Figure 3
Fig. 3 Experimental setup. ECL: external cavity laser, PC: polarization controller, PBS/PBC: polarization beam splitter/combiner, ODL: optical delay line, VOA: variable optical attenuator, SW: switch, CRx: coherent receiver.
illustrates the experimental setup. ECLs with linewidths <100 kHz are used at both the transmitter and the receiver. The SC or SCM signals are generated offline with a total baud rate of 24 GBaud, converted to analog domain via two DACs and drive an IQ-modulator for electrical-to-optical conversion. The DACs operate at a sampling rate of 32 GSa/s with a physical resolution of 6 bits. The DP signal is emulated by splitting the signal into orthogonal polarizations and recombining them after delaying one polarization by 26 ns. This time duration corresponds to a delay of 624 symbols in the SC case. A VOA is used to control the launch power before the signals enter a re-circulating loop. The loop consists of 320 km of standard single mode fiber (SMF-28e + ) and in-line EDFAs with a noise figure of 5 dB are employed after every 80 km of fiber. The output from the loop is filtered, pre-amplified and filtered again. After coherent detection by an integrated coherent receiver, the signals are digitized by a 4-channel real-time oscilloscope with a sampling rate of 80 GSa/s per channel. Finally the digital signals are processed offline in MATLAB, including IQ imbalance compensation, re-sampling, frequency offset (FO) and CD compensation [17

17. S. J. Savory, “Digital coherent optical receivers: algorithms and subsystems,” IEEE J. Sel. Top. Quantum Electron. 16(5), 1164–1179 (2010). [CrossRef]

], matched filter followed by down-sampling in the frequency domain as shown in Fig. 2(b), timing recovery [18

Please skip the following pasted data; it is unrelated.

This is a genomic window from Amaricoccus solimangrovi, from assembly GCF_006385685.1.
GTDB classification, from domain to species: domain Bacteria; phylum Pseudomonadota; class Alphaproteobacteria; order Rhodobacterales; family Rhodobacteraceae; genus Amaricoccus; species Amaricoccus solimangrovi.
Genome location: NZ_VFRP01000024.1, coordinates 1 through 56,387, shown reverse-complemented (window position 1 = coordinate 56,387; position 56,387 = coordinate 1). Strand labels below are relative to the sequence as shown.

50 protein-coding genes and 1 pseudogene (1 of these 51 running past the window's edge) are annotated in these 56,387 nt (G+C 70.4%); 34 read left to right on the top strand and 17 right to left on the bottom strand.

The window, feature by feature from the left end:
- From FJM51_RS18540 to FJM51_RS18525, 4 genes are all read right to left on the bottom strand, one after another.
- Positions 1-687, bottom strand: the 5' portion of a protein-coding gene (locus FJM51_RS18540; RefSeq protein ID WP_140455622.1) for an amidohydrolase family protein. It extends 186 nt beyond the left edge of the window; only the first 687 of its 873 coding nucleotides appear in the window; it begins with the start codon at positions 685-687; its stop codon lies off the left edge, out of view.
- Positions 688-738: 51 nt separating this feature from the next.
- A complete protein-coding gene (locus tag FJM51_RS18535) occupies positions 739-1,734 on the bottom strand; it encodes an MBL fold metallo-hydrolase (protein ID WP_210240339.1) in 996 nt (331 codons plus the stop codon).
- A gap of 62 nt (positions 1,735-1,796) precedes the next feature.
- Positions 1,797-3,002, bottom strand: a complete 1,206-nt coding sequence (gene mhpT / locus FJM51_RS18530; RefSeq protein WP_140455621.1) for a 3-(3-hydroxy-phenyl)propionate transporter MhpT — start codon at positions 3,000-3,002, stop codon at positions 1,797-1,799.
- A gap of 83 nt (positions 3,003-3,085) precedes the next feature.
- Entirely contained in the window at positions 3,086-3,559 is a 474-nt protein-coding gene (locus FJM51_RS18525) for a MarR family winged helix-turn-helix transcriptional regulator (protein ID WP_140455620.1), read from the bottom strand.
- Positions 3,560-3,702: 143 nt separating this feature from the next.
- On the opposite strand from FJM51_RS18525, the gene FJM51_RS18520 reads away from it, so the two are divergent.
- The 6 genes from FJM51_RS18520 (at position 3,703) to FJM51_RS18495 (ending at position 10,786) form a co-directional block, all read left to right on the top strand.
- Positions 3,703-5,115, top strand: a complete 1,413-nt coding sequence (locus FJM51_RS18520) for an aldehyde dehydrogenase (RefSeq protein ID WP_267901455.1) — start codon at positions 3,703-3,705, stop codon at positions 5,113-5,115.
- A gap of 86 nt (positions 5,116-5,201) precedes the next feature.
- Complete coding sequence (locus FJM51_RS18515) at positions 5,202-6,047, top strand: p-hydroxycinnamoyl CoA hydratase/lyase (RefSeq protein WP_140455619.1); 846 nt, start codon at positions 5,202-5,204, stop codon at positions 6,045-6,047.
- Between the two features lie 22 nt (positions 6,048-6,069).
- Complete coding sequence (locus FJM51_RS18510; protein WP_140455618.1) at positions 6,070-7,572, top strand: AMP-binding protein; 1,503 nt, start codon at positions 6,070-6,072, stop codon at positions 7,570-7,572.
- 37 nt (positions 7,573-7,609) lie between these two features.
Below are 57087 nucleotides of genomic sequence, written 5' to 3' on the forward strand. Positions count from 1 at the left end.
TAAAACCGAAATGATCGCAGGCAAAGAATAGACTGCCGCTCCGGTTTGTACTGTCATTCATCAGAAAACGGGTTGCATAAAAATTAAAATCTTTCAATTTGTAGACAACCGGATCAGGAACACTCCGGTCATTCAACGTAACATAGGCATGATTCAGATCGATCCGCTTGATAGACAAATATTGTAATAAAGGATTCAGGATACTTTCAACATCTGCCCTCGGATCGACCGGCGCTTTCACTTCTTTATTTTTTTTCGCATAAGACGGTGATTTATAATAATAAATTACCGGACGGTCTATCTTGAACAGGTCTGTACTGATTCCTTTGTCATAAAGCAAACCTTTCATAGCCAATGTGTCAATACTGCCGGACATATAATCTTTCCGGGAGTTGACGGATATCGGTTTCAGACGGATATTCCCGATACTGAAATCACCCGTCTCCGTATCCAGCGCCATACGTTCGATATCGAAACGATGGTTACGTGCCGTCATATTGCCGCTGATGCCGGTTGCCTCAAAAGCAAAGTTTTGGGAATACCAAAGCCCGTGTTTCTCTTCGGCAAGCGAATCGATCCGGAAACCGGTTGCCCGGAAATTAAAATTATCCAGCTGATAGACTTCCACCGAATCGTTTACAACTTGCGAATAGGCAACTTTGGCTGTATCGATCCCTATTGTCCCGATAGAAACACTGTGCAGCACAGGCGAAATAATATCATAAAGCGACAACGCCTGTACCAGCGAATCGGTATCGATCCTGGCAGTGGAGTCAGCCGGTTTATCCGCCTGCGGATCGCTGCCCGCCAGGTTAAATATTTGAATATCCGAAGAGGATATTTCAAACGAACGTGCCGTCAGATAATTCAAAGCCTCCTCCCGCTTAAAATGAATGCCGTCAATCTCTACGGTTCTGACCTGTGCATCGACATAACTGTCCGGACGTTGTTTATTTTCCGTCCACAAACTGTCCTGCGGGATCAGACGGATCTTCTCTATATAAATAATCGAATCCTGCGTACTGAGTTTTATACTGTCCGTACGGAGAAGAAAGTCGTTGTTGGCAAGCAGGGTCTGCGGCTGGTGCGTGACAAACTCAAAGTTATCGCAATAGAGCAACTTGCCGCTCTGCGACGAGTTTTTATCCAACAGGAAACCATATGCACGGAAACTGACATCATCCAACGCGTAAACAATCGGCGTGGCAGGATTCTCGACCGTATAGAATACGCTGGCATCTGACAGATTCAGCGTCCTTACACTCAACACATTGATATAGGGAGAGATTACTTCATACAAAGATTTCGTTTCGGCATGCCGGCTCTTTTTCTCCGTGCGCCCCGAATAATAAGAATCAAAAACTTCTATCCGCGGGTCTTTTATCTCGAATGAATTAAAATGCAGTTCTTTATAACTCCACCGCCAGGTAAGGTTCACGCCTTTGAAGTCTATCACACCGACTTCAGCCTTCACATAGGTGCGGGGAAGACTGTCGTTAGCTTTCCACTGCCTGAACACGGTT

18. M. Oerder and H. Meyr, “Digital filter and square timing recovery,” IEEE Trans. Commun. 36(5), 605–612 (1988). [CrossRef]

], blind equalization and the carrier phase recovery described in [19

19. Q. Zhuge, M. Morsy-Osman, X. Xu, M. E. Mousa-Pasandi, M. Chagnon, Z. A. El-Sahn, and D. V. Plant, “Pilot-aided carrier phase recovery for M-QAM using superscalar parallelization based PLL,” Opt. Express 20(17), 19599–19609 (2012). [CrossRef] [PubMed]

]. For QPSK a modified version of constant modulus algorithm (CMA) [20

20. L. Liu, Z. Tao, W. Yan, S. Oda, T. Hoshida, and J. Rasmussen, “Initial tap setup of constant modulus algorithm for polarization de-multiplexing in optical coherent receivers,” in Proc. OFC (2009), paper OMT2. [CrossRef]

] is used for blind equalization and for 16-QAM we use a training-symbol-aided decision-directed least mean square (DD-LMS) algorithm for better convergence with CMA for pre-convergence. A total of ~2 × 105 symbols are extracted for offline processing. The BER or Q2 factor of the SCM signals is an average value over all subcarriers. Note that for the SCM signals the DSP blocks before matched filtering (with black color in Fig. 3) are applied to the multiplexed signal and the rest of the processing (with red color in Fig. 3) is done independently for each subcarrier.

In experiments the back-to-back performance is first investigated. Figures 5(a)
Fig. 5 Back-to-back performance of different signals with a modulation format of (a) QPSK and (b) 16-QAM.
and 5(b) summarize the BER versus OSNR (0.1 nm) curves of different signals when the modulation format is QPSK and 16-QAM respectively. The OSNR is swept by using receiver-side noise loading and controlling the noise power using a VOA. The theoretical curves are also plotted as references. As shown in both figures, small penalties are observed when we increase the number of subcarriers. Specifically, in the QPSK case shown in Fig. 5(a), the OSNR penalty at a BER threshold of 3.8 × 10−3 is ~0.2 dB if we transmit the SCM signal with 8 subcarriers in place of the SC signal. Similarly, in the 16-QAM case in Fig. 5(b), the penalty at a BER threshold of 2 × 10−2 is ~0.3 dB if the SCM signal with 4 subcarriers is transmitted. This is because the SCM signals are more susceptible to certain types of system imperfections, e.g., the limited effective DAC resolution, the FO estimation error and the laser phase noise.